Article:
Why religious people support ethnic insurgency? Kurds, religion and support for the PKK
Politics and Religion
Cambridge University Press
245 - 272
Item Usage Stats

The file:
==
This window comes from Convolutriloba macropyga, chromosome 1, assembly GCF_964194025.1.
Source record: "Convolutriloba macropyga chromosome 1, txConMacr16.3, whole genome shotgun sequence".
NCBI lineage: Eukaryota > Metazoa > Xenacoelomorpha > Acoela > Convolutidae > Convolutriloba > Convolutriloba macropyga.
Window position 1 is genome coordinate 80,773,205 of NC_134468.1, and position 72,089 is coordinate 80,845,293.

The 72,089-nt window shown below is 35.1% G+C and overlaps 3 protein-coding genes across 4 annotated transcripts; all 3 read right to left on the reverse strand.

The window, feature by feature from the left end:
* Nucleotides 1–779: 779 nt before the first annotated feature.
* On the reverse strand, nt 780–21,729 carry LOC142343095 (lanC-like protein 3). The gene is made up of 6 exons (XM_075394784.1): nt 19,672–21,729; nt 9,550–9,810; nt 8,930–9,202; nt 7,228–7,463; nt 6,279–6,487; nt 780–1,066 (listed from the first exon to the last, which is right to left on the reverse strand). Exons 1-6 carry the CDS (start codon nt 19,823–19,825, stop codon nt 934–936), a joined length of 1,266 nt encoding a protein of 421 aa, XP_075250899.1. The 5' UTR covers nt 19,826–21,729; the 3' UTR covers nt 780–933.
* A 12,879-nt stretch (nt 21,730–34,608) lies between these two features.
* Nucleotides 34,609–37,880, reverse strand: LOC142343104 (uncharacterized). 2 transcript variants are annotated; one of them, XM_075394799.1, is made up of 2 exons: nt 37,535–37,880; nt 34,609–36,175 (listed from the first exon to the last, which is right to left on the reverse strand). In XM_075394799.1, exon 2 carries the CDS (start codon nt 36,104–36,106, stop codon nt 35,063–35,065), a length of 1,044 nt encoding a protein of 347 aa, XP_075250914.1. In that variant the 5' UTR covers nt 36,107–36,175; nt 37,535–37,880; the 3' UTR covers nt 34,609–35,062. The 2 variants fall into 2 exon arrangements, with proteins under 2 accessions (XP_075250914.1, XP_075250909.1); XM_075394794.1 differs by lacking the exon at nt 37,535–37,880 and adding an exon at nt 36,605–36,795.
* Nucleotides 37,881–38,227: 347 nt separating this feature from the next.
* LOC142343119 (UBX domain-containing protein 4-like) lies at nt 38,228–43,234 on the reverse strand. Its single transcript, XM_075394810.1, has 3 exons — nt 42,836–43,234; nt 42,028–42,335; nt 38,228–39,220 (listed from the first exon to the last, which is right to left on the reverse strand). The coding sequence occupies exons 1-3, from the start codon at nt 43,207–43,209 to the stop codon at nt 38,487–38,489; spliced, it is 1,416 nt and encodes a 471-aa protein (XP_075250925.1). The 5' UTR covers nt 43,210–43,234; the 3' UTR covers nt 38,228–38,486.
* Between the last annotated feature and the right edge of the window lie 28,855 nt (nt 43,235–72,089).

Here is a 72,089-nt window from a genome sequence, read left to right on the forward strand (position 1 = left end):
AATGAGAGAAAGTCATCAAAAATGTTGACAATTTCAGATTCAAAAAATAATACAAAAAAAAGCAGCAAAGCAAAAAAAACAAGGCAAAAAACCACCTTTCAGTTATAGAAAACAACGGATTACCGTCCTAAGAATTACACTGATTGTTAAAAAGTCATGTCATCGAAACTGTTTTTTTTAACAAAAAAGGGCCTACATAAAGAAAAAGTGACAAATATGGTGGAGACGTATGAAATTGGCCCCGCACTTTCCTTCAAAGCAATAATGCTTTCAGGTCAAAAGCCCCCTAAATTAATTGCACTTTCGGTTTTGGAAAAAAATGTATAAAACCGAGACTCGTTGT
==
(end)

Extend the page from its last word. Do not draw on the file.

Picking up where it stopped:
This study challenges a dominant view that religion constrains the support for an ethnic insurgency. It argues that observing the discrepancy between religious brotherhood discourses of ethnic majority state and discrimination and inter-ethnic inequality in the social, political, and economic sphere as a result of the long-standing securitization of minority rights increase skepticism toward government among religious minorities. This long-term perception makes them receptive to the messages of an insurgent group that claims to fight for cultural and political rights of an ethnic minority. Utilizing two original public opinion surveys conducted in Turkey in 2011 and 2013, before and right after the peace talks between the Turkish state and the Kurdistan Workers' Party—The Partîya Karkêren Kurdistan (PKK), this study tests its hypotheses by taking the Kurdish conflict as a case study. The findings challenge the dominant paradigm that expects a negative relationship between religiosity and rebel support. Religious Kurds do not differ from non-religious ones in support for the formerly Marxist–Leninist PKK. Second, political and economic grievances matter; the perception among Kurds, of state discrimination and inter-ethnic economic inequality generates positive attitudes toward the PKK. Finally, the perception of inter-ethnic socioeconomic inequality amplifies support for the PKK among religious Kurds.